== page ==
James Garner was a real person and not just a fictional character on a tv or movie screen. I am mourning his loss not the loss of Jim Rockford per se.

 

He is being discussed today and being remembered  for his great achievements for decades on screen but is also being remembered fondly as a real person.

 Do yourself a favor and read his bio...perhaps you'll appreciate him more as a person rather than an image.

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And let us not forget(that is if no one has mentioned this yet) that Garner was one of the first "television stars" to successfully make a career on the big screen, and primarily of special note because it was something few other working actors were able to do during the '50s and '60s.

 

(...RIP Jim)

Some do not recall that Garner actually appeared in SAYONARA before he started doing "Maverick".

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Some do not recall that Garner actually appeared in SAYONARA before he started doing "Maverick".

 

True finance, however it really wasn't until and after "Maverick" that Jim become more than just pretty much a bit player on the big screen.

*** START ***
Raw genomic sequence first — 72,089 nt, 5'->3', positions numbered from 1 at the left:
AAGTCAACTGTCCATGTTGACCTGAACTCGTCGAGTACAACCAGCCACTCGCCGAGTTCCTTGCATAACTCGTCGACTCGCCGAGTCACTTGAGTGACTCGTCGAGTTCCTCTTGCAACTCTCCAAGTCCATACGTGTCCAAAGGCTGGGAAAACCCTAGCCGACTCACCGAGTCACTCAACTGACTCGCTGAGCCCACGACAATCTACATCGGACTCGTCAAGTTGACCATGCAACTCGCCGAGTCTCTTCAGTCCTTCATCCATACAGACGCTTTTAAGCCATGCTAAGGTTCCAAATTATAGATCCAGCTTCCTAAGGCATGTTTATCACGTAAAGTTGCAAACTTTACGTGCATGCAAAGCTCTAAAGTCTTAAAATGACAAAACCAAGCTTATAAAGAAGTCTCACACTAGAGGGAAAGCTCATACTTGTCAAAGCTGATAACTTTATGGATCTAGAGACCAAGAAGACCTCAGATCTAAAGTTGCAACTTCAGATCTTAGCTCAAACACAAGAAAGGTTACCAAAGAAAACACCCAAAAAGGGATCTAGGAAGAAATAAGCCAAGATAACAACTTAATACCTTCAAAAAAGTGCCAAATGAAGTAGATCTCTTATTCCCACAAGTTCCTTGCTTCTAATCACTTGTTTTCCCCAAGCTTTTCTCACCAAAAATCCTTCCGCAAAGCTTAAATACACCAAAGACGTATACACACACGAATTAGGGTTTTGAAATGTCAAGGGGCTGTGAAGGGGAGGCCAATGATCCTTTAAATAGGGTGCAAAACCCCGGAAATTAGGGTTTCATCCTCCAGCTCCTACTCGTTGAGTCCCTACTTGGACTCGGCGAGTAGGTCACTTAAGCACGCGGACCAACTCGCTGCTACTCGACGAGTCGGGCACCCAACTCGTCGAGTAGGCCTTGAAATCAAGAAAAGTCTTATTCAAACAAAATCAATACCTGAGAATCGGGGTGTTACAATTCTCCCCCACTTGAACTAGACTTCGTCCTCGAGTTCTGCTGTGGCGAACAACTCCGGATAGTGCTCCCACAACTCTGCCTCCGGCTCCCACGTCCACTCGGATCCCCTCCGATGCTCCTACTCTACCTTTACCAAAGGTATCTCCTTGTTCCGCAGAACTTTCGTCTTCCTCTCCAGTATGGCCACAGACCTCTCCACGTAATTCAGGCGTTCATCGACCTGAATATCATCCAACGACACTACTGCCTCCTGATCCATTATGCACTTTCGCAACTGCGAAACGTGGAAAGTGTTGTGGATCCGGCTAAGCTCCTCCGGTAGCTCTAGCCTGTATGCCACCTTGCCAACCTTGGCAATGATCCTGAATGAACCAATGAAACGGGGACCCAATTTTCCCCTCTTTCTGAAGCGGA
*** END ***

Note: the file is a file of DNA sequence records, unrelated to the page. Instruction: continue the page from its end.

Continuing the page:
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Some do not recall that Garner actually appeared in SAYONARA before he started doing "Maverick".

He was a supporting character in "Sayonara." He had more of a lead role in "The Children's Hour." His first film was in 1956. 

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Maverick started as a fairly conventional western series. Somewhere during the first season, though, it was discovered that James Garner could play comedy. He had a marvelous facility, not only with an intelligent delivery of clever dialogue, but with a subtle facial reaction, to bring a humorous edge to a scene.

 

Interestingly, though, after brother Bart (played by Jack Kelly) entered the serries, whenever the script writers put together a script, rather than call one character Brett (Garner) or Bart, their scripts simply said Maverick One and Maverick Two for the characters. Garner always had first pick as to which script he would play, one with Maverick One or Two, based, of course, on what he thought would work best for him.